Better Place's electric car in a test drive near Jerusalem.
Better Place's electric car in a test drive near Jerusalem. Photo by Emil Salman
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Motorists who buy electric-powered cars and some hybrid cars are to get additional tax benefits in a bid to encourage more Israelis to purchase these greener models, Finance Minister Yuval Steinitz announced on Sunday.

The new incentive involves lowering the purchase tax on certain vehicles that pollute less than standard internal-combustion vehicles, resulting in a saving of NIS 6,000 to NIS 10,000 for car buyers.

Under the new policy the tax on electric cars is being cut from 10 percent to 8 percent this year and next.

When it comes to hybrid cars, which run on a combination of electricity and gasoline, purchase tax will remain at 30 percent, but it was slated to go up to 45 percent.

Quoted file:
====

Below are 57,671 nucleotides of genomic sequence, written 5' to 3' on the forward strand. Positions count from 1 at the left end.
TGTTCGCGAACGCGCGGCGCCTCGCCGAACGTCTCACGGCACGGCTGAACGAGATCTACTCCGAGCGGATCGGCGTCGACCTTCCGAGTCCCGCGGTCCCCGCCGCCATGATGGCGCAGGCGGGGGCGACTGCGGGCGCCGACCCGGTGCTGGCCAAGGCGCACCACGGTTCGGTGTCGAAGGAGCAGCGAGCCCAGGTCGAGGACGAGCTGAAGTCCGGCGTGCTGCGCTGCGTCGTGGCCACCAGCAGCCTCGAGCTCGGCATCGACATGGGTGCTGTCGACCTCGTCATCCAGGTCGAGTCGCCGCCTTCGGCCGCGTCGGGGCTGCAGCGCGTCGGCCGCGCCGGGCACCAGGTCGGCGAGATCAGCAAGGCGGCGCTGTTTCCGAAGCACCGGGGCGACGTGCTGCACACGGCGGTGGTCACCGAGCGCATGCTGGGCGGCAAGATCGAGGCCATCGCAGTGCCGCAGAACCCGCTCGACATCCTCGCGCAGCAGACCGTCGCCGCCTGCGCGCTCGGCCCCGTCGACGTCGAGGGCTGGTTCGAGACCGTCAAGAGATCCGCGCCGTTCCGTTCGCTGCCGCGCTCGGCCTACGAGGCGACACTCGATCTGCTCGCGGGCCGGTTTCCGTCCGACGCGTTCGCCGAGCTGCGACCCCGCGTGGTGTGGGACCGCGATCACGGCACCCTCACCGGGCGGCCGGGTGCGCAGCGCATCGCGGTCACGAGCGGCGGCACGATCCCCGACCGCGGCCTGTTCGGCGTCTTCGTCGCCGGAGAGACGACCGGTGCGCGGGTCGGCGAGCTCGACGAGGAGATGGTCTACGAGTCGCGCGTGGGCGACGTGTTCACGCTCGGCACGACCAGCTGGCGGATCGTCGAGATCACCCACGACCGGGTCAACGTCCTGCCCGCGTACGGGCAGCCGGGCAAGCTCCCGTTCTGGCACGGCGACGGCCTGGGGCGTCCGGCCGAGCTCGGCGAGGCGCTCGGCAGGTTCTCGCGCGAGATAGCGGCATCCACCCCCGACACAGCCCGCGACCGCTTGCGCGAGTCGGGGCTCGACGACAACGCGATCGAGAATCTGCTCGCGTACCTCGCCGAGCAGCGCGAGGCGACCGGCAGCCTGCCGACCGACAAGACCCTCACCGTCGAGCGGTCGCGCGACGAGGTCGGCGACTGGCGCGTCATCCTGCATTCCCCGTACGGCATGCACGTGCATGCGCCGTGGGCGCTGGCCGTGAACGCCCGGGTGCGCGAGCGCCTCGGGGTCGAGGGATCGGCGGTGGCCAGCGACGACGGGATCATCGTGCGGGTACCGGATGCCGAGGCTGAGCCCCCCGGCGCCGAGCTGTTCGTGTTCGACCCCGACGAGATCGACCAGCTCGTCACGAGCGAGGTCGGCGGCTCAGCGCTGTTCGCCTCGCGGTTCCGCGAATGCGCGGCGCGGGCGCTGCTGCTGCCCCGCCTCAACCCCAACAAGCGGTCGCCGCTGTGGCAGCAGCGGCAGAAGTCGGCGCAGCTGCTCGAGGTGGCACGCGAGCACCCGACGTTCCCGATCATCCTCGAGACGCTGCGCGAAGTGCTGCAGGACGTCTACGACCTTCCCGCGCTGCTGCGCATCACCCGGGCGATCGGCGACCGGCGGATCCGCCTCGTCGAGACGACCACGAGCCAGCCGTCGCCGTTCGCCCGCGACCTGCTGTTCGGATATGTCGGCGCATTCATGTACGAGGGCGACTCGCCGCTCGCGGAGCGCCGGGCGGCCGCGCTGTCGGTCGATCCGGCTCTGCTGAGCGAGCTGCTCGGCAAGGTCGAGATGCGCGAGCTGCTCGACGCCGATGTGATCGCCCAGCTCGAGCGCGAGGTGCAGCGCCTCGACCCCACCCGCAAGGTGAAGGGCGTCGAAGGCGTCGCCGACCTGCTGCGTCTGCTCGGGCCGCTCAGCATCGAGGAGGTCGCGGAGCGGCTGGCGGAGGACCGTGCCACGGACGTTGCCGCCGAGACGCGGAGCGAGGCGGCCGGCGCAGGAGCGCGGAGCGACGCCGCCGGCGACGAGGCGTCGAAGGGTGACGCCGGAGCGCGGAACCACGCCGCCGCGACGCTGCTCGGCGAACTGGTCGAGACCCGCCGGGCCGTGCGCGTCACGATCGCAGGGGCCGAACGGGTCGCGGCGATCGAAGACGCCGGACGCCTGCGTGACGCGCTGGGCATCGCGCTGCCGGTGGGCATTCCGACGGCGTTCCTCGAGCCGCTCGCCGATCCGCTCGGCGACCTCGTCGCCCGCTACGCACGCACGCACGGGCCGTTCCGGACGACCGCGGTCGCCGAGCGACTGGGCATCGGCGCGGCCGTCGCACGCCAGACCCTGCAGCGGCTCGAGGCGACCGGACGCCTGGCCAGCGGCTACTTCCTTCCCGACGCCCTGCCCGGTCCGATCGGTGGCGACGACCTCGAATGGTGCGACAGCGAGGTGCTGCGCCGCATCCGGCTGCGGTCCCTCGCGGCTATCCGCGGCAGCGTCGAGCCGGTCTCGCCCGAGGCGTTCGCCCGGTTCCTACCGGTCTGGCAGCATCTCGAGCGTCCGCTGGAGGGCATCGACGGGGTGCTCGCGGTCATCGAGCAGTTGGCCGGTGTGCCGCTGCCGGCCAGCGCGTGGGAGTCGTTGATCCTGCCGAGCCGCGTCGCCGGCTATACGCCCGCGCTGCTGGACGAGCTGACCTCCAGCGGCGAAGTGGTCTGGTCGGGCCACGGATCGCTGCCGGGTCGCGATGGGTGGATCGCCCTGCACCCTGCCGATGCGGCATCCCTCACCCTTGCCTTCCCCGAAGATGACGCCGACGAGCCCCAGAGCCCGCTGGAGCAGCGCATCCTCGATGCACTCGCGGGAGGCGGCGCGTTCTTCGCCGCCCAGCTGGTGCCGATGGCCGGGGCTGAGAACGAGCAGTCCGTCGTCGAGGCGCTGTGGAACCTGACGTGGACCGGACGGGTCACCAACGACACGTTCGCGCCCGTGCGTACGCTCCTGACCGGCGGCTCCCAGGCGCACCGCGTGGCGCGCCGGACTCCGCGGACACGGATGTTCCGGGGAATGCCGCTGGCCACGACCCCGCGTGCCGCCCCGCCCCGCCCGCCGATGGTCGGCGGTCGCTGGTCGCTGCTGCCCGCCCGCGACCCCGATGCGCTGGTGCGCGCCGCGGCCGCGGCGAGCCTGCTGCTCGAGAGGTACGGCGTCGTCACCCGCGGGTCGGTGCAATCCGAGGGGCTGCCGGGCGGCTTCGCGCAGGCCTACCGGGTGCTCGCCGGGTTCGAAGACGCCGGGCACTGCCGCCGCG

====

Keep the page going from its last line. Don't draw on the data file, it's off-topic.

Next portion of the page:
Cars that run on a combination of gasoline and rechargeable batteries, which are called "plug-in" vehicles, will be subject to a lower, 20 percent purchase tax this year and next - a rate that will then gradually increase.

Finance Ministry officials say the benefits for Israeli car buyers who take advantage of the incentives are collectively worth NIS 130 million over the next several years.

Initial pro-environment tax rates were introduced about three years ago. The newly announced incentives are expected to result in cleaner air, with incidental benefits to the country including, for example, lower medical costs for respiratory illnesses.

Hybrid vehicles emit up to 50 percent less air pollution. Use of battery-powered vehicles can result in even more substantial pollution reduction, but the extent of the improvement depends on the source of the electricity used to power the cars, taking into account pollution generated at the electric power plant. Electric cars themselves, however, don't emit air pollution and therefore result in immediate benefits in urban areas, where air pollution is a major cause of illness and even death.